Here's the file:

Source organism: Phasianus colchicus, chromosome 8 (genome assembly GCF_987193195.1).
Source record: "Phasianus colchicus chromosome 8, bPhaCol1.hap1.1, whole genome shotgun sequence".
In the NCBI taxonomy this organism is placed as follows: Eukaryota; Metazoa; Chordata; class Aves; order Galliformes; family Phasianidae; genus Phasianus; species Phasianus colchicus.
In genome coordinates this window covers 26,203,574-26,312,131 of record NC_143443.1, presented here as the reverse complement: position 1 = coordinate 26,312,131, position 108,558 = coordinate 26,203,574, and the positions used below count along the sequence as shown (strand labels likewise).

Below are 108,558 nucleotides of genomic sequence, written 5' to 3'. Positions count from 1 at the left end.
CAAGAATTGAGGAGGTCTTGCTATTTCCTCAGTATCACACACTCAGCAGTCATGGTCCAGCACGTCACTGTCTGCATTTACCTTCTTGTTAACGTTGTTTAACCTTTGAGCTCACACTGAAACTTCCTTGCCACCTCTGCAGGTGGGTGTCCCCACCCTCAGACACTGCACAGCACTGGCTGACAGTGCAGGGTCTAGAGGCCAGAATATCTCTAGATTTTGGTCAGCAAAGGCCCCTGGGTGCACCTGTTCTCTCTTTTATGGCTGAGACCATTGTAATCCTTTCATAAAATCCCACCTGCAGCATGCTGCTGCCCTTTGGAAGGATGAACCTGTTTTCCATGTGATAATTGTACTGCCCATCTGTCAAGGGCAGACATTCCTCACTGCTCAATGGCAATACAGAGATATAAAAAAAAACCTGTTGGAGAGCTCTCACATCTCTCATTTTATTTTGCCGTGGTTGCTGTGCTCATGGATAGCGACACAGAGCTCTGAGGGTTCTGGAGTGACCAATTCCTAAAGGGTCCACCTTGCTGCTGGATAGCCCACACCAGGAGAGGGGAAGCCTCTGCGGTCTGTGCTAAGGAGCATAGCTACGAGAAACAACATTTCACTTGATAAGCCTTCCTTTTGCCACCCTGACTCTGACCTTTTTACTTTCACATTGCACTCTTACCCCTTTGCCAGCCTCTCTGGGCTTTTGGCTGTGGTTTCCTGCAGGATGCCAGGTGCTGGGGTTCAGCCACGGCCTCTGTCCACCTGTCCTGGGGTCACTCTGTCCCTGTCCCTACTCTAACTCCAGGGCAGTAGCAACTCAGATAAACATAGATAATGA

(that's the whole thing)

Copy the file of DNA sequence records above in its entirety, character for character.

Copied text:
Source organism: Phasianus colchicus, chromosome 8 (genome assembly GCF_987193195.1).
Source record: "Phasianus colchicus chromosome 8, bPhaCol1.hap1.1, whole genome shotgun sequence".
In the NCBI taxonomy this organism is placed as follows: Eukaryota; Metazoa; Chordata; class Aves; order Galliformes; family Phasianidae; genus Phasianus; species Phasianus colchicus.
In genome coordinates this window covers 26,203,574-26,312,131 of record NC_143443.1, presented here as the reverse complement: position 1 = coordinate 26,312,131, position 108,558 = coordinate 26,203,574, and the positions used below count along the sequence as shown (strand labels likewise).

Below are 108,558 nucleotides of genomic sequence, written 5' to 3'. Positions count from 1 at the left end.
CAAGAATTGAGGAGGTCTTGCTATTTCCTCAGTATCACACACTCAGCAGTCATGGTCCAGCACGTCACTGTCTGCATTTACCTTCTTGTTAACGTTGTTTAACCTTTGAGCTCACACTGAAACTTCCTTGCCACCTCTGCAGGTGGGTGTCCCCACCCTCAGACACTGCACAGCACTGGCTGACAGTGCAGGGTCTAGAGGCCAGAATATCTCTAGATTTTGGTCAGCAAAGGCCCCTGGGTGCACCTGTTCTCTCTTTTATGGCTGAGACCATTGTAATCCTTTCATAAAATCCCACCTGCAGCATGCTGCTGCCCTTTGGAAGGATGAACCTGTTTTCCATGTGATAATTGTACTGCCCATCTGTCAAGGGCAGACATTCCTCACTGCTCAATGGCAATACAGAGATATAAAAAAAAACCTGTTGGAGAGCTCTCACATCTCTCATTTTATTTTGCCGTGGTTGCTGTGCTCATGGATAGCGACACAGAGCTCTGAGGGTTCTGGAGTGACCAATTCCTAAAGGGTCCACCTTGCTGCTGGATAGCCCACACCAGGAGAGGGGAAGCCTCTGCGGTCTGTGCTAAGGAGCATAGCTACGAGAAACAACATTTCACTTGATAAGCCTTCCTTTTGCCACCCTGACTCTGACCTTTTTACTTTCACATTGCACTCTTACCCCTTTGCCAGCCTCTCTGGGCTTTTGGCTGTGGTTTCCTGCAGGATGCCAGGTGCTGGGGTTCAGCCACGGCCTCTGTCCACCTGTCCTGGGGTCACTCTGTCCCTGTCCCTACTCTAACTCCAGGGCAGTAGCAACTCAGATAAACATAGATAATGA